New Directory Lists Architectural Salvage, Antique Lumber Sources Indispensable guide for locating architectural salvage and antique lumber companies in the U.S and Canada. Guide was published recently and is available at www.architecturalsalvagedirectory.com. $12.9
News-Antique.com - Oct 08,2007 - FOR IMMEDIATE RELEASE
New Architectural Salvage Directory Helps Antique Dealers, Collectors Locate Architectural Antiques
Listings include architectural salvage sources for home & garden, plus vintage lumber suppliers
ROCKY MOUNT, Va., (Oct. 8, 2007) – An ever growing number of antique dealers are carrying architectural antiques as part of their inventory as the popularity of using antique building parts in restoring old homes, in new homes to add a unique style element, as artwork, and as decorative garden elements continues to increase among collectors and homeowners alike. This popularity, however, is often accompanied by frustration – both on the part of dealers and consumers – in trying to locate suppliers of these unique, vintage materials.
The first national Directory of Architectural Salvage and Antique Lumber Companies – www.architecturalsalvagedirectory.com – solves that problem by providing, for the first time ever, a comprehensive list of outlets locally, nationally, and on the Web, selling antique building parts. Listing more than 300 architectural salvage and antique lumber companies by state, and in Canada by province, the 60-page Directory includes contact information, website and email addresses, days and hours of operation, and a brief description about each company. A sample page from the $12.99 Directory and ordering information is available at www.architecturalsalvagedirectory.com.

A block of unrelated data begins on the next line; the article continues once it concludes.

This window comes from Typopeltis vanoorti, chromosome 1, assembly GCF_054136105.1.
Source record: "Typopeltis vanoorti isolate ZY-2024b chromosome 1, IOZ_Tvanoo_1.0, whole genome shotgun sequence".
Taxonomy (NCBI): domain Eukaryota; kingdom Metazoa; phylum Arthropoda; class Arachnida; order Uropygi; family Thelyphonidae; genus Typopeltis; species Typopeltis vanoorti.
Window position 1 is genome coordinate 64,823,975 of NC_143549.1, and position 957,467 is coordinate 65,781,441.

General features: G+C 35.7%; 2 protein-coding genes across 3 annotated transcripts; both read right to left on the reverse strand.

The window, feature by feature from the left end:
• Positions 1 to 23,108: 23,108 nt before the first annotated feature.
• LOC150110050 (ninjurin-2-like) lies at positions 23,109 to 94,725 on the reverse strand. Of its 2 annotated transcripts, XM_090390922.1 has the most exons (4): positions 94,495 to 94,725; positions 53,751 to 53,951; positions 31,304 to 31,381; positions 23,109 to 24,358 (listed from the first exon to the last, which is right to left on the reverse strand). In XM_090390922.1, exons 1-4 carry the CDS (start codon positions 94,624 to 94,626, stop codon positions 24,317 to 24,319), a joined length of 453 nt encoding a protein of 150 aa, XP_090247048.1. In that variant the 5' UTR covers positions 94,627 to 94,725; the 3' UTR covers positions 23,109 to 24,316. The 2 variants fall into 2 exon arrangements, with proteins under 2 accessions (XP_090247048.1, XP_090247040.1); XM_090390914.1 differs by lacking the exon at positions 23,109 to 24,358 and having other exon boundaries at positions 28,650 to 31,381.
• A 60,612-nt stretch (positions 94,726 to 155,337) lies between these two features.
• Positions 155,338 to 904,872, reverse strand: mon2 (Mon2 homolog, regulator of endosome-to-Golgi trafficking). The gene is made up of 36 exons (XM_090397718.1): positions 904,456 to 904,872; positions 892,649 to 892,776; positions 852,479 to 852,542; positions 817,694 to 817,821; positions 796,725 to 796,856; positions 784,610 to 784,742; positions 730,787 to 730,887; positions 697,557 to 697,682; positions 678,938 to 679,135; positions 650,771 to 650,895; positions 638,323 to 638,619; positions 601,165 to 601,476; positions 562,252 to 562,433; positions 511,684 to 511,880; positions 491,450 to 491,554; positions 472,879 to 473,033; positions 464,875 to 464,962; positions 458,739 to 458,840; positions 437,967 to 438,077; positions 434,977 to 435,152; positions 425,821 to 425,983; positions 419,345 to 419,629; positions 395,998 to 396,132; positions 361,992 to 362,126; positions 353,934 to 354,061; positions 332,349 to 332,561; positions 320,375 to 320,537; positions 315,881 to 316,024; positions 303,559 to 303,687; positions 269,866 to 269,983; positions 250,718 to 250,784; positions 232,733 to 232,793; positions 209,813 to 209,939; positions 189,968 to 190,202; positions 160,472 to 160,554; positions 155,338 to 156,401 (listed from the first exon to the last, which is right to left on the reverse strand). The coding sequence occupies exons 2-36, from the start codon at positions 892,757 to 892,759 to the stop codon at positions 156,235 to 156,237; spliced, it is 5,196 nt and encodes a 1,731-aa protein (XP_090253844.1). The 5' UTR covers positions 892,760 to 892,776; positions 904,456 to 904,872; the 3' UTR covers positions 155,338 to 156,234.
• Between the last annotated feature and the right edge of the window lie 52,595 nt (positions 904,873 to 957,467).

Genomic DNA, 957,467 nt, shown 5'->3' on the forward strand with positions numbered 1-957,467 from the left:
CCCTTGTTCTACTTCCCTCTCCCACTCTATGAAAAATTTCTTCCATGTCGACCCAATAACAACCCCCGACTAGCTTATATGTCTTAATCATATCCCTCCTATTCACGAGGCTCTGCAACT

“The market for and popularity of architectural antiques is extremely strong right now and shows no signs of diminishing,” says Rich Ellis, founder and publisher of Architectural Salvage News and the Directory. “That demand is being driven by consumers’ appreciation for these highly crafted materials, the history and stories that accompany them, and by the surging popularity of green building materials. As a result, we’re seeing more and more antique dealers including architectural items as part of their inventory, whether it’s a small selection of mantels, stained glass, or doors or a major segment of their product mix.”
In addition to helping buyers locate hard-to-find items, such as a particular style of antique flooring, the Directory is also a resource for people looking to sell antique building parts they’ve acquired.
“Old windows – particularly ones crafted from stained glass – doors, door hardware, entryways, staircases and banisters, fireplace mantels, sinks, tubs, light fixtures, ironwork, pressed tin ceilings, tile, marble, wood floors and trim, outdoor statuary and fountains, and antique bricks are some of the items most frequently preserved for reuse from old homes and commercial buildings during renovation or demolition,” Ellis added. “There’s a large, growing network of businesses that rescue or purchase these items for resale and consumers who buy them. This Directory benefits both groups.”
The 2007-08 Directory of Architectural Salvage and Antique Lumber Companies is published by RKE Publishing LLC, also the publishers of Architectural Salvage News. Additional information is available at www.architecturalsalvagedirectory.com # # #